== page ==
My family loves the Kilimanjaro Safari at Animal Kingdom. Because the animals are “free” to roam (within limits), you get a somewhat different experience each time you ride. Most of our experiences have been wonderful, with the guides being informative and often somewhat funny. Except one time. On one trip we learned ALL THE RULES from our guide (who we refer to now as the Safari Master) over and over again. Let me enlighten you, in case you were wondering what behavior is acceptable. Trust me; I am well acquainted at this point…
7. Keep Your Arms In:Every theme park rider is used to hearing the old “keep hands and arms inside the vehicle”. It’s no different on the Safari. Because the ride is in a large, free-moving vehicle, I can totally understand this rule from a safety standpoint. Safari Master thought this rule was extremely important too and apparently had eyes in the back of her head. One guest dared putting their smartphone a few inches over the side to snap a picture and you’d think he was literally risking life and limb. “Sir, those are dangerous crocodiles down there. I don’t think they’d have any problem taking your hand along with your phone.” Um, OK.
6. Don’t Switch Seats: There are no seat belts in the Kilimanjaro Safari trucks. But for the love of all that is Africa, you must act like there are. Kids are vertically challenged and sometimes they want to switch seats with their parents for a better view of a particular animal. Or sometimes people want to be really reckless and scoot to the other side. DON’T DO IT while in the truck with Safari Master. Our truck-load of people must have been told this rule at least five times, so it must be incredibly important.
5. Don’t Put Children On Your Lap: Before starting our tour, Safari Master made it very clear that children should not be moving from lap to seat all willy-nilly. That would be akin to anarchy apparently and she was not going to tolerate it. We were instructed to have our kids choose before we left the loading area whether they were going to sit the entire time on our laps or in their own seat. The ride is like 30 minutes long or something. I felt like we were making a choice for my toddlers’ college education. They are toddlers, I don’t know what position they will prefer in 5 minutes, much less an entire safari ride. I employed many smooth and stealthy lap-slide moves on that trip, for sure. I am such a rebel.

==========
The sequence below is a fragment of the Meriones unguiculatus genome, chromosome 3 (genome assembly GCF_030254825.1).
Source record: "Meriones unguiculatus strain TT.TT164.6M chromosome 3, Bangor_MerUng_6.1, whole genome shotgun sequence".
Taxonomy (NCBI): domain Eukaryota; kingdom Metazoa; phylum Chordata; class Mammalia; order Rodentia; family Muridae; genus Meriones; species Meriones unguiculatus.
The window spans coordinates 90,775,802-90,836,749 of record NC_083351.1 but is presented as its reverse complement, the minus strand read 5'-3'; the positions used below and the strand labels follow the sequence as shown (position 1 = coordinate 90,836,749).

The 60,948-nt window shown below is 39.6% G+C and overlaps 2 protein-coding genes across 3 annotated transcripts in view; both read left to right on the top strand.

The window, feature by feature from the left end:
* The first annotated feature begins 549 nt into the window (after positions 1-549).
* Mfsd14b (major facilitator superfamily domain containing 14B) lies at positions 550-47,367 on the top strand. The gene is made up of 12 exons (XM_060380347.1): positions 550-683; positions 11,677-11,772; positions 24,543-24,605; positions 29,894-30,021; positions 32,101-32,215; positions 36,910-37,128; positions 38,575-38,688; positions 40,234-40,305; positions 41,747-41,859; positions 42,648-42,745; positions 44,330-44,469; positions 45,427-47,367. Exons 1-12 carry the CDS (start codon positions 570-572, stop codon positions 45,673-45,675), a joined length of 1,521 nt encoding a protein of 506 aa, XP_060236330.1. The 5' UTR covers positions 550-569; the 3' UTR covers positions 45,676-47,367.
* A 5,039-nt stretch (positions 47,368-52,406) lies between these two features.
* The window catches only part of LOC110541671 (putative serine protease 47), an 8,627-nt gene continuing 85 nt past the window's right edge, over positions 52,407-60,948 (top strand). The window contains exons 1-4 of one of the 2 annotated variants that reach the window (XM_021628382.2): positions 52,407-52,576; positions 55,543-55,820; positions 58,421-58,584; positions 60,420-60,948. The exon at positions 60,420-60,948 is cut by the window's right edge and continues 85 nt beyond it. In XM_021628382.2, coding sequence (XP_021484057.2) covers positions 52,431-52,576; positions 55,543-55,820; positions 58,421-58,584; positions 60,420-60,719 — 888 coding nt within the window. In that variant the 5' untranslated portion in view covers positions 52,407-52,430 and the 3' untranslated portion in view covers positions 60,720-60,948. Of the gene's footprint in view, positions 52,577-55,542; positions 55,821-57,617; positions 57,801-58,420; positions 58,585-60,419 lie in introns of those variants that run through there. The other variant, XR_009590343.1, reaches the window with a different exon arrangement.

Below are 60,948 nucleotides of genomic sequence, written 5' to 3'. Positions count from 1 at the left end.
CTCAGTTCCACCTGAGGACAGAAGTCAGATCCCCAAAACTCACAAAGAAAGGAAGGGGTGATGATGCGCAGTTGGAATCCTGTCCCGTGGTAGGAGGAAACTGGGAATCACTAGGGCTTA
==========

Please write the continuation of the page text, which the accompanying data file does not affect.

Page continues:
4. Don’t Raise Your Voice: Going past a sleeping animal, Safari Master made sure that we knew to keep our voices down. Because, you know, the gigantic diesel truck we were riding in was purring like a Prius and all.
3. Don’t Make Animal Noises: Our truck came upon a bunch of zebras that were super close to the truck. It was awesome! In the excitement, some kids started calling to the zebras making what they thought were zebra noises. Safari Master cautioned “Do not make noises at those zebras! That’s just rude!” I have a different definition of rude, I guess. But lesson learned: apparently zebras are easily offended.
2. Don’t Eat: No snacking on the ride. None. Nada. We were never told why, but just don’t. (Actually I get this one – it probably is a safety and a litter thing or whatever. Not a biggie.)
1. Don’t Touch the Animals: The giraffes came super close to our truck as well at one point. Again, awesome, I know! But Safari Master nearly had a heart attack. “Folks do NOT reach out and touch those giraffes!” None of us even tried. “Folks if you try to touch them, I am not stopping for ANY more animals!” Dude, we get it. Besides, we had our invisible seat belts on so, ya know…
So that is my experience with the most rule-conscious guide in all of Animal Kingdom. Be on your best behavior, people. Riding the Kilimanjaro Safari is a serious endeavor and there is no room for any type of tom-foolery listed above. (But for real…the safari is awesome and MOST times super fun. The only real rule should be: Don’t Miss It!)
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